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Fast Times at Ridgemont High? The Effect of Compulsory Schooling Laws on Teenage Births

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  • Sandra E. Black
  • Paul J. Devereaux
  • Kjell Salvanes

Abstract

Research suggests that teenage childbearing adversely affects both the outcomes of the mothers as well as those of their children. We know that low-educated women are more likely to have a teenage birth, but does this imply that policies that increase educational attainment reduce early fertility? This paper investigates whether increasing mandatory educational attainment through compulsory schooling legislation encourages women to delay childbearing. We use variation induced by changes in compulsory schooling laws in both the United States and Norway to estimate the effect in two very different institutional environments. We find evidence that increased compulsory schooling does in fact reduce the incidence of teenage childbearing in both the United States and Norway, and these results are quite robust to various specification checks. Somewhat surprisingly, we also find that the magnitude of these effects is quite similar in the two countries. These results suggest that legislation aimed at improving educational outcomes may have spillover effects onto the fertility decisions of teenagers.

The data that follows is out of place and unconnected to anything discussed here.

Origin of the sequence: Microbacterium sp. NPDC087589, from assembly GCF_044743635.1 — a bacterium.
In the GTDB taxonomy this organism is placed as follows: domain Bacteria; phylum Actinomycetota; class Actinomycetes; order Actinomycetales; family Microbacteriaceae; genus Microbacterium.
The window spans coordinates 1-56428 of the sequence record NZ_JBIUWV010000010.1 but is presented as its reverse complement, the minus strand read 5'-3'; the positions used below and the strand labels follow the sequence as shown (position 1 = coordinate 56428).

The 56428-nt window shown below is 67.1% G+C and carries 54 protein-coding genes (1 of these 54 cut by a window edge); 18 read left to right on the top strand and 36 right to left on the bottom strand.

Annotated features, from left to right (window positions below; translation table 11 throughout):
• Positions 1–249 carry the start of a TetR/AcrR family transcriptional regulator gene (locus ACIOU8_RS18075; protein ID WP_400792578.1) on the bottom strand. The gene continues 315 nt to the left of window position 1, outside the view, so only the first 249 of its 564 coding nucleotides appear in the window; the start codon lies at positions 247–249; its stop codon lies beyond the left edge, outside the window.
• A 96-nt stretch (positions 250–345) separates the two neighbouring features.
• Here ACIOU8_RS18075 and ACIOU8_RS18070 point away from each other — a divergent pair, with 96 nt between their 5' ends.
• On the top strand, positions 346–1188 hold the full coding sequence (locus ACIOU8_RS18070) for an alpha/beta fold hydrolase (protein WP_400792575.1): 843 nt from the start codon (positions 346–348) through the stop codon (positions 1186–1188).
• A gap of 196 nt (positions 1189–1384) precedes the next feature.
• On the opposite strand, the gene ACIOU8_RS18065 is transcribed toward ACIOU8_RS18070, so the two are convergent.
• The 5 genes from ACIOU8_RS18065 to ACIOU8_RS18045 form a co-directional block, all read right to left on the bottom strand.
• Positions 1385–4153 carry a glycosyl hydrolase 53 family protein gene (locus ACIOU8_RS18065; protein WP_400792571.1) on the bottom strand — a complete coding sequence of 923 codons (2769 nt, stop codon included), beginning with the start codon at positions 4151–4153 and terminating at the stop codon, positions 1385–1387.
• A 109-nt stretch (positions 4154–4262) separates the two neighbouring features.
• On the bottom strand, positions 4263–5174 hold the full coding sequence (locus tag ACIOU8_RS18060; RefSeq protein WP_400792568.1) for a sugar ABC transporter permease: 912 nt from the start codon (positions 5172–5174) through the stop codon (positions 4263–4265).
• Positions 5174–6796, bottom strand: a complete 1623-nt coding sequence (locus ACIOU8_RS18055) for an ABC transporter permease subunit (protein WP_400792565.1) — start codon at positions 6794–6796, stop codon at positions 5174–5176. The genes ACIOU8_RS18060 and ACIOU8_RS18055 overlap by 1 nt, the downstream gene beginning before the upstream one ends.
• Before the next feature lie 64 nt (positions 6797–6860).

Suggested Citation

  • Sandra E. Black & Paul J. Devereaux & Kjell Salvanes, 2004. "Fast Times at Ridgemont High? The Effect of Compulsory Schooling Laws on Teenage Births," NBER Working Papers 10911, National Bureau of Economic Research, Inc.
  • Handle: RePEc:nbr:nberwo:10911
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    References listed on IDEAS

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    1. Shelly Lundberg & Daniel Klepinger & Robert Plotnick, 1998. "Teen Childbearing and Human Capital: Does Timing Matter?," Working Papers 0057, University of Washington, Department of Economics.
    2. Claudia Goldin & Lawrence Katz, 2003. "Mass Secondary Schooling and the State," NBER Working Papers 10075, National Bureau of Economic Research, Inc.
    3. Saul Hoffman & E. Foster & Frank Furstenberg, 1993. "Reevaluating the costs of teenage childbearing: Response to Geronimus and Korenman," Demography, Springer;Population Association of America (PAA), vol. 30(2), pages 291-296, May.